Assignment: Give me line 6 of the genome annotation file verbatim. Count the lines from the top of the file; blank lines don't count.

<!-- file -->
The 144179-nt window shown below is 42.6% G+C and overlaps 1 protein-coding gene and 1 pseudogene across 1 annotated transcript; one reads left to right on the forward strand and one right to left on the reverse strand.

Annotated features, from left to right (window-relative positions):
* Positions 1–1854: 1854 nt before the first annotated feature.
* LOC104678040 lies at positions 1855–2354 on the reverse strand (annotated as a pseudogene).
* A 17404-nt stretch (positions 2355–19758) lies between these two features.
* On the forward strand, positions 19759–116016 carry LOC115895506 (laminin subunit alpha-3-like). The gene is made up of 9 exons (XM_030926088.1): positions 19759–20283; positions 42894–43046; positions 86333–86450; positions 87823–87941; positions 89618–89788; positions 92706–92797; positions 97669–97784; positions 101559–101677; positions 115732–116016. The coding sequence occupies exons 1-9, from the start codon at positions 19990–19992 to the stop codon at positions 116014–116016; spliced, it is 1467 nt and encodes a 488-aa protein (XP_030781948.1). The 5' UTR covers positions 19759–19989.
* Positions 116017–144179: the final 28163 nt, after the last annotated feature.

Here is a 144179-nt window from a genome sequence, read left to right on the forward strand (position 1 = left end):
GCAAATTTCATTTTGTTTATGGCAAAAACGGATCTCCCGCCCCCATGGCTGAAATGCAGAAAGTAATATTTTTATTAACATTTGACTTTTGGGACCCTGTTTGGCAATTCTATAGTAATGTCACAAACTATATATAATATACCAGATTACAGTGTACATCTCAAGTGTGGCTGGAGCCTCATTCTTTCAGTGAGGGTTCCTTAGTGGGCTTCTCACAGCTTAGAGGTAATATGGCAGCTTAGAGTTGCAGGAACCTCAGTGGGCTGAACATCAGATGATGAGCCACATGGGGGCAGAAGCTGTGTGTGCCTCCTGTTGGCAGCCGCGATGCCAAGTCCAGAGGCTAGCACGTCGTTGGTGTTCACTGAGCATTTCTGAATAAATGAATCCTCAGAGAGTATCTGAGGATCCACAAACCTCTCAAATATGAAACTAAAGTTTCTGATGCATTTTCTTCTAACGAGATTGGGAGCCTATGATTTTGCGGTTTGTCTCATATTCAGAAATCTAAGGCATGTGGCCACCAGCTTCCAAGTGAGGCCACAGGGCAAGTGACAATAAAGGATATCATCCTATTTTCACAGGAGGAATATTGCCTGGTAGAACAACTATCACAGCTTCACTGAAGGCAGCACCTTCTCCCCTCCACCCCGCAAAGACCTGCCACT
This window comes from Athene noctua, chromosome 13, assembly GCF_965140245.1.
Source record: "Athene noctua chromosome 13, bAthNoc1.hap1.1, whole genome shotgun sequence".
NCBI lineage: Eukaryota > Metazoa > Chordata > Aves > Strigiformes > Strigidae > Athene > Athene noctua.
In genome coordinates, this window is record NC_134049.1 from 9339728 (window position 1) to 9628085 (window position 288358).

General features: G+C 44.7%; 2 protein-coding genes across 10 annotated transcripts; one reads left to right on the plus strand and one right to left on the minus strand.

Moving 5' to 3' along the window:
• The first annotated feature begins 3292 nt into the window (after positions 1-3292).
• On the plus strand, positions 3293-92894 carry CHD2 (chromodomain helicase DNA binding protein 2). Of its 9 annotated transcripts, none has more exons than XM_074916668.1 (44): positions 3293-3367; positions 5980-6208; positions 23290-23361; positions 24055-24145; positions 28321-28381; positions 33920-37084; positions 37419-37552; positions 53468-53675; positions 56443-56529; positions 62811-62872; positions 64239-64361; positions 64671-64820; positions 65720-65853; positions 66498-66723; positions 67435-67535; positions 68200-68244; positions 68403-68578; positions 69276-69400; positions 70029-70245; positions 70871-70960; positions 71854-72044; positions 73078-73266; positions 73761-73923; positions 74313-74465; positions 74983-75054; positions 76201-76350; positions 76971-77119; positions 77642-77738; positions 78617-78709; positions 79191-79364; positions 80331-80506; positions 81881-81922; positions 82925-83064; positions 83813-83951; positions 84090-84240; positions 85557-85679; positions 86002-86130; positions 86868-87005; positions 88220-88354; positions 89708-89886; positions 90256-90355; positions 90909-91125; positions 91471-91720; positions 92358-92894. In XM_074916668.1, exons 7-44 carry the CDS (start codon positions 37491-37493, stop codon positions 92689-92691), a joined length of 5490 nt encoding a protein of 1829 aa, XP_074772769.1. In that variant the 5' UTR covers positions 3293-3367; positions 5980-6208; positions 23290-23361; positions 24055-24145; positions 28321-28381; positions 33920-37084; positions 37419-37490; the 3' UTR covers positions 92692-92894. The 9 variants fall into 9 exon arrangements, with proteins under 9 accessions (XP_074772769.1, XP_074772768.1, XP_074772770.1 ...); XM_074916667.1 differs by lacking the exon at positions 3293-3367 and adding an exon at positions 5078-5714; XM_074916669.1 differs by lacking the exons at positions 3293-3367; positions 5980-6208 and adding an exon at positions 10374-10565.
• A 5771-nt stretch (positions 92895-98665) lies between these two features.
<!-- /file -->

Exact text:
* On the forward strand, positions 19759–116016 carry LOC115895506 (laminin subunit alpha-3-like). The gene is made up of 9 exons (XM_030926088.1): positions 19759–20283; positions 42894–43046; positions 86333–86450; positions 87823–87941; positions 89618–89788; positions 92706–92797; positions 97669–97784; positions 101559–101677; positions 115732–116016. The coding sequence occupies exons 1-9, from the start codon at positions 19990–19992 to the stop codon at positions 116014–116016; spliced, it is 1467 nt and encodes a 488-aa protein (XP_030781948.1). The 5' UTR covers positions 19759–19989.